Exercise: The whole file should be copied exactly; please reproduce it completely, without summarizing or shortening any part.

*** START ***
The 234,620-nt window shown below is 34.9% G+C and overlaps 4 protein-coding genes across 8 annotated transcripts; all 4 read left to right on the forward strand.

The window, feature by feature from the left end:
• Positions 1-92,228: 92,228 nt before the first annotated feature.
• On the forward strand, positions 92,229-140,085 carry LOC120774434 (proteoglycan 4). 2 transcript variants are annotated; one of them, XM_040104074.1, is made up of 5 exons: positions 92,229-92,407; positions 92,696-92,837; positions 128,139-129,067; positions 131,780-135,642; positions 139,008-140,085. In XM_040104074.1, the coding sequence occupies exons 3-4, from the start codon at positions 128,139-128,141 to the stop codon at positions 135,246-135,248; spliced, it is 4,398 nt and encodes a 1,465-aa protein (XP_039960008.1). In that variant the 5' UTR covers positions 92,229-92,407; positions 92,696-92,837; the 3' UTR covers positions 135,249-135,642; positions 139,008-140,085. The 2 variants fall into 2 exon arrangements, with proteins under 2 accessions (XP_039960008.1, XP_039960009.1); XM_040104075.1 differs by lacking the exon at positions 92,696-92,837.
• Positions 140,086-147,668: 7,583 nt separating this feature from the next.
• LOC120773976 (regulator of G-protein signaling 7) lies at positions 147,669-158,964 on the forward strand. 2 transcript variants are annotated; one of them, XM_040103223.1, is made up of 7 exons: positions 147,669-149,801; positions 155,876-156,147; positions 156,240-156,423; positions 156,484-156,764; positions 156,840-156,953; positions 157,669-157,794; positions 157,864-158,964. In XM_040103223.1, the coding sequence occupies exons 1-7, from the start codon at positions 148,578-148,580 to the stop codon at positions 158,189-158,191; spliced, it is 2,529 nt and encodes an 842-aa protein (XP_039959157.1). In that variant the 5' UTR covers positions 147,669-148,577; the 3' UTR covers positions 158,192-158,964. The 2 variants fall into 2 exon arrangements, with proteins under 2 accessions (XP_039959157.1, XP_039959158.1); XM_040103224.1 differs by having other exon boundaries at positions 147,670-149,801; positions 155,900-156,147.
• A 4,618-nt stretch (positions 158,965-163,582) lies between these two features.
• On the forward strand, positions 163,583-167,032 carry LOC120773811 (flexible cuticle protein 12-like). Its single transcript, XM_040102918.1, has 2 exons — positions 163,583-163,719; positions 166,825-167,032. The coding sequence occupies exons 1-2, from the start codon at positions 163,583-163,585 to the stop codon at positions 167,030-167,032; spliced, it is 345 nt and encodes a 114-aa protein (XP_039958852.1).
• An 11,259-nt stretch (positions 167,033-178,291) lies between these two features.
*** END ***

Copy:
The 234,620-nt window shown below is 34.9% G+C and overlaps 4 protein-coding genes across 8 annotated transcripts; all 4 read left to right on the forward strand.

The window, feature by feature from the left end:
• Positions 1-92,228: 92,228 nt before the first annotated feature.
• On the forward strand, positions 92,229-140,085 carry LOC120774434 (proteoglycan 4). 2 transcript variants are annotated; one of them, XM_040104074.1, is made up of 5 exons: positions 92,229-92,407; positions 92,696-92,837; positions 128,139-129,067; positions 131,780-135,642; positions 139,008-140,085. In XM_040104074.1, the coding sequence occupies exons 3-4, from the start codon at positions 128,139-128,141 to the stop codon at positions 135,246-135,248; spliced, it is 4,398 nt and encodes a 1,465-aa protein (XP_039960008.1). In that variant the 5' UTR covers positions 92,229-92,407; positions 92,696-92,837; the 3' UTR covers positions 135,249-135,642; positions 139,008-140,085. The 2 variants fall into 2 exon arrangements, with proteins under 2 accessions (XP_039960008.1, XP_039960009.1); XM_040104075.1 differs by lacking the exon at positions 92,696-92,837.
• Positions 140,086-147,668: 7,583 nt separating this feature from the next.
• LOC120773976 (regulator of G-protein signaling 7) lies at positions 147,669-158,964 on the forward strand. 2 transcript variants are annotated; one of them, XM_040103223.1, is made up of 7 exons: positions 147,669-149,801; positions 155,876-156,147; positions 156,240-156,423; positions 156,484-156,764; positions 156,840-156,953; positions 157,669-157,794; positions 157,864-158,964. In XM_040103223.1, the coding sequence occupies exons 1-7, from the start codon at positions 148,578-148,580 to the stop codon at positions 158,189-158,191; spliced, it is 2,529 nt and encodes an 842-aa protein (XP_039959157.1). In that variant the 5' UTR covers positions 147,669-148,577; the 3' UTR covers positions 158,192-158,964. The 2 variants fall into 2 exon arrangements, with proteins under 2 accessions (XP_039959157.1, XP_039959158.1); XM_040103224.1 differs by having other exon boundaries at positions 147,670-149,801; positions 155,900-156,147.
• A 4,618-nt stretch (positions 158,965-163,582) lies between these two features.
• On the forward strand, positions 163,583-167,032 carry LOC120773811 (flexible cuticle protein 12-like). Its single transcript, XM_040102918.1, has 2 exons — positions 163,583-163,719; positions 166,825-167,032. The coding sequence occupies exons 1-2, from the start codon at positions 163,583-163,585 to the stop codon at positions 167,030-167,032; spliced, it is 345 nt and encodes a 114-aa protein (XP_039958852.1).
• An 11,259-nt stretch (positions 167,033-178,291) lies between these two features.